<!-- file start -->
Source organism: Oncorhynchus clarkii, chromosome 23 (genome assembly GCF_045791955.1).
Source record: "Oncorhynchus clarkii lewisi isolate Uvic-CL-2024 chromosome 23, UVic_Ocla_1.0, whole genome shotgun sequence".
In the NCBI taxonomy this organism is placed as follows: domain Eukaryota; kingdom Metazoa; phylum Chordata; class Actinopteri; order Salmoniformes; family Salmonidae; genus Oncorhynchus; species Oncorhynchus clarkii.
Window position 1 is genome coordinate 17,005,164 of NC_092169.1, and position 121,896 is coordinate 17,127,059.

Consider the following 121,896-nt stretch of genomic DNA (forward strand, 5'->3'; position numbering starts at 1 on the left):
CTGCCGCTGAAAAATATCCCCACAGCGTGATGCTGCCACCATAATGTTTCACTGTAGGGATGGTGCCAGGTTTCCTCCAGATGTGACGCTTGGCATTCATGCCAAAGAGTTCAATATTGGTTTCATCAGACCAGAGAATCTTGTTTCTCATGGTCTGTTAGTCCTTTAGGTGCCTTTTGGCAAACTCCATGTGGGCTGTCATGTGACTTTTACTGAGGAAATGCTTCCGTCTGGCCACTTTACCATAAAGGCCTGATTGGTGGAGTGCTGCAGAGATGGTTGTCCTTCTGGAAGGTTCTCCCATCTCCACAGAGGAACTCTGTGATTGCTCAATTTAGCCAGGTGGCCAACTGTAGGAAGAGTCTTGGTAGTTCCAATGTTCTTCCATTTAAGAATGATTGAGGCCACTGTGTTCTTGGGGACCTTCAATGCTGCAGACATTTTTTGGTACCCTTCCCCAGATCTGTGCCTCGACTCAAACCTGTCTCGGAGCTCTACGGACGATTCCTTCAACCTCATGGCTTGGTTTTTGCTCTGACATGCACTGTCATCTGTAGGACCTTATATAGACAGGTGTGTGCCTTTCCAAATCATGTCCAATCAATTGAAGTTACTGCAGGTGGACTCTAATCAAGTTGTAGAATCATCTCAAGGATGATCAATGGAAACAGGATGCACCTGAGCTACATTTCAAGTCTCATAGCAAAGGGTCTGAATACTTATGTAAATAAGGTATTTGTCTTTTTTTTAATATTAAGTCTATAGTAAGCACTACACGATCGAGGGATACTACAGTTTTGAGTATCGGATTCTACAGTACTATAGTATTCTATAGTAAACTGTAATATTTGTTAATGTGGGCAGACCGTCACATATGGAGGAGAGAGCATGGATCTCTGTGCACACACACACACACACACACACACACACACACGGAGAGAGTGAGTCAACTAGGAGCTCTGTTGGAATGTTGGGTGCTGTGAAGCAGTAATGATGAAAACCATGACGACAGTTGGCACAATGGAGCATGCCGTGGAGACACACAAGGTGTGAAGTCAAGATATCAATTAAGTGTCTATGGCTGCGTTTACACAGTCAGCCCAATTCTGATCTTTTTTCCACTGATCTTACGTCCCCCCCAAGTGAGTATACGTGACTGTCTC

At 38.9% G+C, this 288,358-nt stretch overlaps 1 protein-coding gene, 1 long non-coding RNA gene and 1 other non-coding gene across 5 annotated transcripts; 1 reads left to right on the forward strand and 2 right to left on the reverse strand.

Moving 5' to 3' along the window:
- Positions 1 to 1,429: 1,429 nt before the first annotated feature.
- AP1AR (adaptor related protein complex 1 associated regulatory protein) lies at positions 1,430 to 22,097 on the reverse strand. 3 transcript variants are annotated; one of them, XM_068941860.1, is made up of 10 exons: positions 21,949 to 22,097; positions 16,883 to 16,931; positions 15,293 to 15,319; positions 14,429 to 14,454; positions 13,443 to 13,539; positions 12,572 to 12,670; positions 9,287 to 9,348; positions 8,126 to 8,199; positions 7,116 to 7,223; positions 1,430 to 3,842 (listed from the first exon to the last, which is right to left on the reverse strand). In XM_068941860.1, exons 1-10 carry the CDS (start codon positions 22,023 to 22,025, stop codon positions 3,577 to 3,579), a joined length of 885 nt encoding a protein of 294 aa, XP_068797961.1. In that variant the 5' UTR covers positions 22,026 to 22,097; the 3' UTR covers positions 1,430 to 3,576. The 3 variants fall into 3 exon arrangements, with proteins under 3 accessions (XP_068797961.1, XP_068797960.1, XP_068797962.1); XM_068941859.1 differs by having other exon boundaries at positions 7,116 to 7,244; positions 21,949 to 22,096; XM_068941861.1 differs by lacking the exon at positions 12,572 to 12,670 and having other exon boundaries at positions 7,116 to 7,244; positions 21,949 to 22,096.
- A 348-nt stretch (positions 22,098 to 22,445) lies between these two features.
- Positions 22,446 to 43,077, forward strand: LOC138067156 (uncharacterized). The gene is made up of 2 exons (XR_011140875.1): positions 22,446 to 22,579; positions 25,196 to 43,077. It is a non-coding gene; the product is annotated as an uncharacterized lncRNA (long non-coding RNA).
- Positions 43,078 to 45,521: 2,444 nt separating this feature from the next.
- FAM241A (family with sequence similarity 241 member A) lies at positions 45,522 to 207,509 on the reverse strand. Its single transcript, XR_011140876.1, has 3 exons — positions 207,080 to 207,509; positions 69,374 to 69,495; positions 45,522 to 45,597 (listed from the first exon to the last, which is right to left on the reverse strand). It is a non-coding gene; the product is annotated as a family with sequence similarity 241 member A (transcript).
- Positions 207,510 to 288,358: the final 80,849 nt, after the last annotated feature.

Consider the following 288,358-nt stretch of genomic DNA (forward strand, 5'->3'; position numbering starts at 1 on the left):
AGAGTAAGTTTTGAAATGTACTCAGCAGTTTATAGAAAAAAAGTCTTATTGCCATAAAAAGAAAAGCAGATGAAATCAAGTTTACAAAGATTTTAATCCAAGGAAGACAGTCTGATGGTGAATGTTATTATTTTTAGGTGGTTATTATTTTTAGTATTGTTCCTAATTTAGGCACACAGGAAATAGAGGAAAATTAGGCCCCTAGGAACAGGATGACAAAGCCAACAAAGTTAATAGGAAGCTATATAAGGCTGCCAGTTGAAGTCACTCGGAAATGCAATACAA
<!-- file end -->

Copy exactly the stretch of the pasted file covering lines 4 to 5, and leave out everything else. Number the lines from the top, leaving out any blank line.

Window position 1 is genome coordinate 17,005,164 of NC_092169.1, and position 121,896 is coordinate 17,127,059.

Consider the following 121,896-nt stretch of genomic DNA (forward strand, 5'->3'; position numbering starts at 1 on the left):